Greetings InterfaithFamily.com readers! I wanted to share with you all a very interesting experience I had the other night. Quite often, my position here at InterfaithFamily.com as the Community Connections Coordinator intersects with my “real life” outside of work – as evident in the story I’m about to tell you. Outside of working here, one of my volunteer hats is to be the Social Action chair of my synagogue board. Part of this role is to attend the monthly temple board meetings to give a report. Monday night was our monthly meeting, however, it was like no other meeting I had ever attended. The rabbi of our congregation is retiring after over 30 years of service to the community, and our congregation has the daunting task of finding a new rabbi to be the spiritual leader of what is a small, but very warm – and extremely diverse – Reform congregation. Our search committee and long range planning committee brought a candidate to meet with us at our monthly meeting, and we had the opportunity to ask this rabbi as many questions we could come up with!
The questions started innocently enough, asking this rabbi about leadership style, generic rabbi-type questions, and even some questions about the weekly Torah portion that were used to open the discussion. The conversation turned however, when several people started asking this rabbi questions about working with interfaith families, within the religious school setting, Shabbat services, holidays, and more. Everyone kept dancing around the subject as to whether this rabbi officiates at interfaith weddings, and knowing how many of you I hear from on a daily basis, I couldn’t take it anymore and had to ask what I knew was a difficult question. I finally raised my hand and asked the officiation question, and then the rabbi started to laugh, as did everyone else – and the rabbi said, “well that’s what you all really want to know isn’t it?!?” and everyone was like, umm, yes!! What followed was a really interesting discussion about how this rabbi has never officiated at an interfaith wedding, but talked about being torn about the issue and doesn’t know if it will never be. This rabbi doesn’t currently officiate, but described to us what kinds of welcoming steps would be taken to ensure that if he were approached by a couple, that couple would walk away from the experience feeling like a relationship could be formed and that regardless of whether the officiation would take place, that interfaith couple would have a welcome home at our congregation. He said a lot more about it, but unfortunately, no one was allowed to take notes during this time so I’m doing my best to remember exactly what was said.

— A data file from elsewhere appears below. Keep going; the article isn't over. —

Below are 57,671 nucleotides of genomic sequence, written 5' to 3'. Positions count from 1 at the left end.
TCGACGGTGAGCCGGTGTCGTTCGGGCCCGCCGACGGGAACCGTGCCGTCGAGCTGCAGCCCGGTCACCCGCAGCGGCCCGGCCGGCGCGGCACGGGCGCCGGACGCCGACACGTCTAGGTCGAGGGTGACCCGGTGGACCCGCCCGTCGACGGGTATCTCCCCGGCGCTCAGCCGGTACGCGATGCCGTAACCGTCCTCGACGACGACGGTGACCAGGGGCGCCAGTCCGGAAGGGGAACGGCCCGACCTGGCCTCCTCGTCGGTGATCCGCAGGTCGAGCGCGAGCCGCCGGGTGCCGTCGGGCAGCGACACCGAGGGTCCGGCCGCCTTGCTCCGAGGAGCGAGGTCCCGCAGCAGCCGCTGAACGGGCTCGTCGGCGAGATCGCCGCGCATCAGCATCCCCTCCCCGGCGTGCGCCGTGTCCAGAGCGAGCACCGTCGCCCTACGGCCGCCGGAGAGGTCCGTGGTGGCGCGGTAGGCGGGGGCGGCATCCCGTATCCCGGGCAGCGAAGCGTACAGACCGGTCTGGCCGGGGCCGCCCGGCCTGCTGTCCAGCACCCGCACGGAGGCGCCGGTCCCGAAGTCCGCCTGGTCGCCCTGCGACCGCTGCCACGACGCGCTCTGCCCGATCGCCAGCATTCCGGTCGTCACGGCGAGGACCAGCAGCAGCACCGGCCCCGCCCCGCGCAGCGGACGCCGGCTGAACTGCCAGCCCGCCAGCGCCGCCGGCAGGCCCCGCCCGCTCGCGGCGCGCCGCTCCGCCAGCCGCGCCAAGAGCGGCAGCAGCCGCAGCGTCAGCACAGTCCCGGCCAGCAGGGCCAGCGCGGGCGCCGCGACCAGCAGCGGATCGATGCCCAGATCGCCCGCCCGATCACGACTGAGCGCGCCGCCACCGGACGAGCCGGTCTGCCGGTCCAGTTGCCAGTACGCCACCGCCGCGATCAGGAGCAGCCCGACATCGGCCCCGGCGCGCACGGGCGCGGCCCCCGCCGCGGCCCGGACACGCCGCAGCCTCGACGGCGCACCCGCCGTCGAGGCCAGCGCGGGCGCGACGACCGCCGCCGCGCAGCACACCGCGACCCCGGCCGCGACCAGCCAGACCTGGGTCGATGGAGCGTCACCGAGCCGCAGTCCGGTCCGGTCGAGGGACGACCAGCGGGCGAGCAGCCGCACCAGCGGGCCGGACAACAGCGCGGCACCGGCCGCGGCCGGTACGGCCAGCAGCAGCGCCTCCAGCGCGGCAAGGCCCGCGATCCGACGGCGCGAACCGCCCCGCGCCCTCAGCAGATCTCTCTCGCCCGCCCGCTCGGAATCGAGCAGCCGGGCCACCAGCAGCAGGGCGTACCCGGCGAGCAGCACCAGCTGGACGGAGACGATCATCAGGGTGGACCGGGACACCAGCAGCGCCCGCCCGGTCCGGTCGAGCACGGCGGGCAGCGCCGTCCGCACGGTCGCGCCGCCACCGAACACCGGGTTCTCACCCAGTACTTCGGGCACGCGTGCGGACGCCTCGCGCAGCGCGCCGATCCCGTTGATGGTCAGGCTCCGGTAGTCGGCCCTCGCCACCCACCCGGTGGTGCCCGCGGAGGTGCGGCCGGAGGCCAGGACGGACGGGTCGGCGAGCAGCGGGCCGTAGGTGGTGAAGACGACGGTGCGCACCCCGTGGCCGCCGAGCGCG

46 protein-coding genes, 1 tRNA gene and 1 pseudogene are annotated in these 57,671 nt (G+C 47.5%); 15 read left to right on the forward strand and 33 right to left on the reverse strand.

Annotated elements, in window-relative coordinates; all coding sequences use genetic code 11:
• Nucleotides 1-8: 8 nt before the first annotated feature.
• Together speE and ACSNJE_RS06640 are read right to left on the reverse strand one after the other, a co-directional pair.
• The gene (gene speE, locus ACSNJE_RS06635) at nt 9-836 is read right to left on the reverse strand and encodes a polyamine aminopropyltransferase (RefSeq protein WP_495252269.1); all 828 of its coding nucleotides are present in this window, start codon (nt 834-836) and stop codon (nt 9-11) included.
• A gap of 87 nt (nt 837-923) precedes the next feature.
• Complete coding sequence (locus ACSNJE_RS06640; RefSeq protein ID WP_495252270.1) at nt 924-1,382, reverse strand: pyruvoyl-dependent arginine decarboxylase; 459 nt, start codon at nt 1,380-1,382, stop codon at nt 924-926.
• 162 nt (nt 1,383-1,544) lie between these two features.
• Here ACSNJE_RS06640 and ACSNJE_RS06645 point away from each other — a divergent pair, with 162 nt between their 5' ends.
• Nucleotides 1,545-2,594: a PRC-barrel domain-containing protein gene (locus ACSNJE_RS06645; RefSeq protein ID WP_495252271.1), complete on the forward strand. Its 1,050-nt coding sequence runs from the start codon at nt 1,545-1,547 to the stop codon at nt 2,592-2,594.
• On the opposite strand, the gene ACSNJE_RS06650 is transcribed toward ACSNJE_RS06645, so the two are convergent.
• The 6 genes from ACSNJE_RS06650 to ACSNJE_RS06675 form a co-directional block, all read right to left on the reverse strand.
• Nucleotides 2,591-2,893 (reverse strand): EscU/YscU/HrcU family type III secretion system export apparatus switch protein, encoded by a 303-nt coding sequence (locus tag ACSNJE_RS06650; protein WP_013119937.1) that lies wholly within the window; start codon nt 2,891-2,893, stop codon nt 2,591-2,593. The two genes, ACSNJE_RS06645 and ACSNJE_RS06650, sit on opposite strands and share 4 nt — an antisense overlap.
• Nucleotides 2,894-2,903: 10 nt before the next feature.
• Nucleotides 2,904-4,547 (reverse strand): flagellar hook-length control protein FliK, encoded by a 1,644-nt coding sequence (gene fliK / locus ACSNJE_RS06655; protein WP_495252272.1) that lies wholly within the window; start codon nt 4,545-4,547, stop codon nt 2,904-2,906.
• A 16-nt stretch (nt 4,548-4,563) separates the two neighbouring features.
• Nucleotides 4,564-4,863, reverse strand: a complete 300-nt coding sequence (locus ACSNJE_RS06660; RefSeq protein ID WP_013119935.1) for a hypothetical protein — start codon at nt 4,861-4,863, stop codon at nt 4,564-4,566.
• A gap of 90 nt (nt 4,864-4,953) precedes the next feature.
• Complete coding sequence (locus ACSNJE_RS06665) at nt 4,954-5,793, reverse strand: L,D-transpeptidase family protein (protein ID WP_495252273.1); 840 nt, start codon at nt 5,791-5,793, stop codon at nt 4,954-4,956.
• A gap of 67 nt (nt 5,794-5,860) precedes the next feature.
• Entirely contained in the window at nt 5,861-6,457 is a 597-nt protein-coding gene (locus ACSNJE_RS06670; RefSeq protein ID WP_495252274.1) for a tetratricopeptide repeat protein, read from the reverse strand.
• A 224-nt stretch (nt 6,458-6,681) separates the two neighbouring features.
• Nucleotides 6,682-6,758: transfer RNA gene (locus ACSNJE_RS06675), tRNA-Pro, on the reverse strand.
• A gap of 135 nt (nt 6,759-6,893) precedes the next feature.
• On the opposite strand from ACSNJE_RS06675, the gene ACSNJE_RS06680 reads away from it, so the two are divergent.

After the rabbi left the meeting, it turned into a much larger discussion amongst the board about how important was it for us to hire a rabbi who officiated. None of the greater Providence rabbis (where I live) officiate. Everyone on my board knows what I do here and we spent a great deal of time talking about how what a difficult decision it is for a rabbi to make. They asked me to recount what kinds of things I hear from couples, etc. – both the positives and negatives, and I truly appreciate so many of you sharing your stories with me over the past 8 months.
I don’t know what direction the congregation will go with this rabbi as I don’t actually have a huge amount of say in the final decision. But this experience taught me that while many of you are stuggling with interfaith issues, our spiritual leaders are struggling right along with us.
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